Imperfectionists (Review)

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The Imperfectionists
Tom Rachman, 2010
pp. 272

Book Review by Molly Lundquist
November 2010

"The Imperfectionists" is the perfect title for Tom Rachman's near perfect book. His characters are smart, talented, funny, sometimes kind, but always flawed—in other words, imperfect. They are wonderfully human.

Rachman presents us with an ensemble cast, a group of people working together to publish a Rome-based international newspaper. Each character gets his own chapter but reappears in others—making the book not so much a novel as a series of interlocking short stories.

The characters...and stories...are in turn hilarious and heart wrenching. Herman Cohen, the ever-strict corrections czar rants hopelessly against the likes of "Sadism Hussein" or the listing of Tony Blair as a deceased Japanese diplomat. His thundering edicts against bad writing, mostly ignored, fill a book that now numbers hundreds of pages. Yet out of the office and in his own story, we find a very different Herman than the blistering critic at the office.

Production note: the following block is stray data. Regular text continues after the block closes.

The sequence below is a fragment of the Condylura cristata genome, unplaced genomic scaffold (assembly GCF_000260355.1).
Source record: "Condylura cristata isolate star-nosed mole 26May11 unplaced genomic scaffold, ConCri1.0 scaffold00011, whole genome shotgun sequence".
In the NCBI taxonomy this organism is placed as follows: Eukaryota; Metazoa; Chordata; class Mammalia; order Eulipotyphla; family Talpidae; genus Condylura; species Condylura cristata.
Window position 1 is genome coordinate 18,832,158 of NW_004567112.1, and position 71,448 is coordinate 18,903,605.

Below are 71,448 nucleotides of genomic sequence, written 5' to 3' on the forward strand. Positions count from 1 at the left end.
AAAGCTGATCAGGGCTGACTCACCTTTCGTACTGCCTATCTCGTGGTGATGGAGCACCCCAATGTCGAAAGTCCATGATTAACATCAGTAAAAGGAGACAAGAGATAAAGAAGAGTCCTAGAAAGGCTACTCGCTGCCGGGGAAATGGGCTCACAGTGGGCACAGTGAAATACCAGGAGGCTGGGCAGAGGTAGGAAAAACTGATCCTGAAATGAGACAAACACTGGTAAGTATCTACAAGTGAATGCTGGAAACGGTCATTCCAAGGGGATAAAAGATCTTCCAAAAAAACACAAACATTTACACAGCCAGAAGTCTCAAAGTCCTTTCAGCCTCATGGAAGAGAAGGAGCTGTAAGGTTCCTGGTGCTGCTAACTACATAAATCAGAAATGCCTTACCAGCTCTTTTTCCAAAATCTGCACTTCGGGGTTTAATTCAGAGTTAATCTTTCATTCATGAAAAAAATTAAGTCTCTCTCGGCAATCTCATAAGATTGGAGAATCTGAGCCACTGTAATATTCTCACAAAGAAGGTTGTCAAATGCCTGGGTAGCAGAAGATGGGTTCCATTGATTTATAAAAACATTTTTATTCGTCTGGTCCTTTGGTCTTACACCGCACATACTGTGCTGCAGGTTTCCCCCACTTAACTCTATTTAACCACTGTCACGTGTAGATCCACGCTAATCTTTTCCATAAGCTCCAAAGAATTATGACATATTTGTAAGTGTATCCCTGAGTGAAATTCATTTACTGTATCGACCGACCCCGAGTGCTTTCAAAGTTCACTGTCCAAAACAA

On a plane back to the US, Abbey Pinnola, the paper's CFO, finds herself seated next to the very man she had just fired. What happens is stinging. Hardy Benjamin, the paper's young business writer, is savvy about finance but clueless about love. Arthur Gopal, the lack-luster obituary writer faces death in his own life that will alter him forever. And in the funniest story of the book, a poor young stringer in Cairo gets bamboozled by a veteran journalist with a supersized ego.

Rachman's writing is so good that NY Times reviewer Christopher Buckley felt sorry for him... wondering how he'll ever top this—his first, debut novel! Book clubs should have lively discussions about the characters—some likeable, some not—and the situations they find themselves in. And if you're not in a book club, then just read The Imperfectionists. You won't be disappointed.

See our Reading Guide for The Imperfectionists.

 

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